Many in Hunts Point unaware of Spofford redevelopment

Many Hunts Point residents are unaware of what could be one of the biggest neighborhood projects in decades.

Location of future development project at former juvenile detention center.

The former Spofford juvenile detention center could bring a host of new uses and ideas to Hunts Point, but few neighbors have any idea that plans are underway for the once-reviled Spofford Avenue facility.

In an informal curbside survey by Express reporters, hardly any local residents knew the project even existed, and as a result, had no way to give input into what could be one of the biggest neighborhood projects in decades.

“I didn’t know that project was happening,” said Christina Lane, a TV host and reporter who lives in Hunts Point.

Community leaders have been discussing the building’s future since it was closed more than four years ago. The site of what was formally called Bridges Juvenile Center is at 1221 Spofford Ave., on the corner of Tiffany Street. Most recently, the city agency that owns the site solicited proposals from both community groups and developers on what to do with the property. But a community forum on the project held in August attracted just several dozen neighborhood residents.

“This is a great opportunity to do something positive,” said Maria Torres, a Community Board 2 member and a founder of The Point. “And this project is able to generate a new economy and new ideas.”

Some community groups offered proposals before the Oct. 1 deadline, though a list of responses has not yet been published by the city.

The city’s Economic Development Corporation, which owns the Spofford building, is open to both residential and commercial plans that range from affordable housing to uses that encourage “light industrial, manufacturing, technology or the arts.”

Even though general public awareness about the Spofford project is low, residents still have opinions about what Hunts Point needs to make it a thriving neighborhood.

“We need something inviting that makes people want to come to Hunts Point,” said Lane. She says that despite the neighborhood’s convenient location to Manhattan, outsiders steer clear of it because of its reputation. “Hunts Point is scary, but not that scary.”

“I felt it was a good idea to have housing for artists. Why do we need to leave Hunts Point to find a place to live?” said William “Chill Will” Biles, the creator of a hip-hop radio show that records at The Point on Garrison Avenue. If Hunts Point had more to offer in the way of housing and amenities, he said, artists like him could live here and take advantage of the community’s rich cultural history.

Germania Solis, a local child-care provider, had a whole laundry list of uses for the building.

“This is a poor neighborhood. They need to build accessible and low-income housing, a small mall, day care, an elderly home. Everything fits in there,” she said. Solis hopes the space will benefit the residents, as well as attract outsiders. “We could also use a hotel or amusement park for the children,” she said, noting that when Hunts Point residents have visitors from out of town, there is no place for them to stay and little for them to do.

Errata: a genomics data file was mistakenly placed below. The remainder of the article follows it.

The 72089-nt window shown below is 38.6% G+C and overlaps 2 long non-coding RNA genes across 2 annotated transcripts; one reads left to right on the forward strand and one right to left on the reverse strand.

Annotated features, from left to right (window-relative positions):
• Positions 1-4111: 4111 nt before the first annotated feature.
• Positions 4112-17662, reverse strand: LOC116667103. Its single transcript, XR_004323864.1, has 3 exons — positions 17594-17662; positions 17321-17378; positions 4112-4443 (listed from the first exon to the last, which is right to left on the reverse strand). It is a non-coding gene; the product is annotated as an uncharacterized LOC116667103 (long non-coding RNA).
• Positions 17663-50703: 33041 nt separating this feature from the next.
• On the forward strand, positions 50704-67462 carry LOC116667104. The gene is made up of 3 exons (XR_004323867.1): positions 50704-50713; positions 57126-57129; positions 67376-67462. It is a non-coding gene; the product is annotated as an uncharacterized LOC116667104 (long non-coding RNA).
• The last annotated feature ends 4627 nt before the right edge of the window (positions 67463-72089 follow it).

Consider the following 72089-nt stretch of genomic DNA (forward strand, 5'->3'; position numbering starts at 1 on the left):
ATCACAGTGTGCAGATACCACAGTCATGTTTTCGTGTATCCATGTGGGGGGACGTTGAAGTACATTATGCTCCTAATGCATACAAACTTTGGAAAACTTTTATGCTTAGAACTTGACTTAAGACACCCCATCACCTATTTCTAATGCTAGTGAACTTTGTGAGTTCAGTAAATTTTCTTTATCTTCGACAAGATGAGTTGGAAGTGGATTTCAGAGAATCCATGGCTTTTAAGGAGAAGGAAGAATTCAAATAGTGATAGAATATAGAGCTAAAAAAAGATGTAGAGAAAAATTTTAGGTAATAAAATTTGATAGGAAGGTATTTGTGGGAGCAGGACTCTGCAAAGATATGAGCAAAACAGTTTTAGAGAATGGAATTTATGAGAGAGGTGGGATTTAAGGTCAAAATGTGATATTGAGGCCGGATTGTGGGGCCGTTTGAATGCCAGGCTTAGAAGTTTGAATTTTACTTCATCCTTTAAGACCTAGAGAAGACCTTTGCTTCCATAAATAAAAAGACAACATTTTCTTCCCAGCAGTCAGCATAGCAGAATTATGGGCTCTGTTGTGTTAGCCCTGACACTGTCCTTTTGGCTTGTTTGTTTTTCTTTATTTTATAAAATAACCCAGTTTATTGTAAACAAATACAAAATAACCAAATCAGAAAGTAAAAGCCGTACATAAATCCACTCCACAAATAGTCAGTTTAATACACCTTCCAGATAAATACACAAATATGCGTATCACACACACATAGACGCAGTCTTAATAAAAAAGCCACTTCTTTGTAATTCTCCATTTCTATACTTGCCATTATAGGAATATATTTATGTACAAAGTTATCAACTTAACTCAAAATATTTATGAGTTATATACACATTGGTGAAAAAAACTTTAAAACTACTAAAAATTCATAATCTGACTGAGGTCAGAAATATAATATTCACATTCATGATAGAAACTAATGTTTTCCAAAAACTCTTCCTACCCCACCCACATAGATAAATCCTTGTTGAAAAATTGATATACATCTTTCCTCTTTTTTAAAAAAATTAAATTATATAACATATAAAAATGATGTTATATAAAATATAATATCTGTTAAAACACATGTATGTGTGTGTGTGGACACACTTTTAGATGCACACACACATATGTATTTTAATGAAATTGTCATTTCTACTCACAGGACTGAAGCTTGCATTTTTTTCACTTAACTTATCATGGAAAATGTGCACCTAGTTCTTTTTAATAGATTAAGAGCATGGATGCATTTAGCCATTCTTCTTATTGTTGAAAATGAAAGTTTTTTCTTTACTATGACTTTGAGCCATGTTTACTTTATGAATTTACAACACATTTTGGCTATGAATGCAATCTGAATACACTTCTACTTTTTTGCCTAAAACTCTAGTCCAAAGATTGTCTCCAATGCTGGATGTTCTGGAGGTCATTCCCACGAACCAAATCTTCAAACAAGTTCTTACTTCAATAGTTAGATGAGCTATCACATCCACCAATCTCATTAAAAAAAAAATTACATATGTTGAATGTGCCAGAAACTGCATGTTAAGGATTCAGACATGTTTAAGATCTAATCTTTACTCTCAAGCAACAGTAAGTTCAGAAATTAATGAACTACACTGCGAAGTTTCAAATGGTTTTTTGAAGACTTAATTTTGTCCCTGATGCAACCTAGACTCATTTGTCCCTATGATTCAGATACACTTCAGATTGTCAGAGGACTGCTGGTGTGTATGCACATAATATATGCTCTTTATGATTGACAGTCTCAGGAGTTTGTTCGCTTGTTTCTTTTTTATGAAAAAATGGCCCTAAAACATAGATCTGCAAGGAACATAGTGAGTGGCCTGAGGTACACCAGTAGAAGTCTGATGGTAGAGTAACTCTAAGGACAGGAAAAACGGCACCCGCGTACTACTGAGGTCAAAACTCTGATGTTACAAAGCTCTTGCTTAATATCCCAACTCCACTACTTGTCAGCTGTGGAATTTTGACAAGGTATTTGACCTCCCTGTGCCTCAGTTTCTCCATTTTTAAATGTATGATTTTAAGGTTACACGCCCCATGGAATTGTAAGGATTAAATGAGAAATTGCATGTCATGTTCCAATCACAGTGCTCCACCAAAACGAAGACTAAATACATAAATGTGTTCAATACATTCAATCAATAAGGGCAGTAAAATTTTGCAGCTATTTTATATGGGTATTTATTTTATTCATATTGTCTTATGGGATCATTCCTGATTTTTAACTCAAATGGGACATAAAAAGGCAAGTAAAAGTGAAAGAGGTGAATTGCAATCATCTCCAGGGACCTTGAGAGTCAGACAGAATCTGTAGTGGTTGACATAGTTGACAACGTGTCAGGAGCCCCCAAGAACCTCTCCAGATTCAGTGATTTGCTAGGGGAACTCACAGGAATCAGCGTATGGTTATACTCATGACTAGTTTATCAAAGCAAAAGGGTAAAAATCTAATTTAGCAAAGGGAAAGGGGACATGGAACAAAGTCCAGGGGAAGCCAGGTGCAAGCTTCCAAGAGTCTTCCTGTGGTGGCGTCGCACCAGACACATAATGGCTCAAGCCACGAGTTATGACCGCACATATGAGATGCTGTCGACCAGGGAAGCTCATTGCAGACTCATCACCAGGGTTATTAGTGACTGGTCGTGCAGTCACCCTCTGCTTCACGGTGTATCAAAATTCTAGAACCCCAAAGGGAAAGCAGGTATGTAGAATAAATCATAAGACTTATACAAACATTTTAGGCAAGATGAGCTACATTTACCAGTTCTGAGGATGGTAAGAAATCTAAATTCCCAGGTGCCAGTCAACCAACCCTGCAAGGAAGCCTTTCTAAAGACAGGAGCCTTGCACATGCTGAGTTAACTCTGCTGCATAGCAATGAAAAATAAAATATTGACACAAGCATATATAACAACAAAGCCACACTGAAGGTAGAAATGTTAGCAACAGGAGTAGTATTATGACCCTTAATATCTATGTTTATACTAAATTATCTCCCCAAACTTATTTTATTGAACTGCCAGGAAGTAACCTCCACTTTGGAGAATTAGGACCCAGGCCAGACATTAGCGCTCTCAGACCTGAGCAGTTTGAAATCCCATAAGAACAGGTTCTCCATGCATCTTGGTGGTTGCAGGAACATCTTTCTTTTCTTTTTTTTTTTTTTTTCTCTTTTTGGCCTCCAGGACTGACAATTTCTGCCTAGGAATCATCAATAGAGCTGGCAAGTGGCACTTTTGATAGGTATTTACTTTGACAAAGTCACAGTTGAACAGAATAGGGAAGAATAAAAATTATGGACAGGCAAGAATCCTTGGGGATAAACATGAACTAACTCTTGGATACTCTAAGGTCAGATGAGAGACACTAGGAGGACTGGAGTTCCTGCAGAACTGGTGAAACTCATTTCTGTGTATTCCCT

Accessibility to amenities was also high on the list.

“Why do I have to walk so far or leave Hunts Point for stuff?” Lane asked. She noted that a trip to the supermarket, beauty supply store or laundromat is nothing short of a hassle. She would like to see the chosen proposal allow for shops that can cater specifically to residents’ needs.

Many people want to avoid the dreaded “G”-word—gentrification. The fear is that once the neighborhood is discovered by outsiders, long-time residents will be pushed out due to increased market competition for rents. With a commute of less than 20 minutes into Manhattan, Hunts Point could be very attractive to developers. The location of the Spofford site also allows for a panoramic view of Manhattan’s skyline.

“We need something the community can utilize for the future and be a part of,” said Torres.

Job creation at the Spofford site is one vital element to any proposal that might be chosen.

Hunts Point has been plagued with high unemployment for decades, hovering at 11 percent, compared to 8.3 percent citywide. A Citizen’s Committee for Children of New York 2014 report showed Hunts Point’s median annual income for all households to be just $21,116, well below the city average of $52,996.

Torres would like to see new industries pop up in the neighborhood, not just warehouses or auto-glass repair shops. “We want to see something out of the box, something different,” she said.

No matter what the new use turns out to be, residents say just the absence of the jail is a welcome change. “They used to shout from their windows curse words at everyone that walked by,” Solis said about the former Spofford inmates.

Some say it’s almost like a burden has been lifted from the neighborhood.

“Having Spofford there gives you less confidence in your community, or visions for your future,” said Torres. “If you grow up in the shadows of a jail, what does that say about your future opportunities? The project can be positive for young people, and it’s positive to know that this can happen in this neighborhood.”

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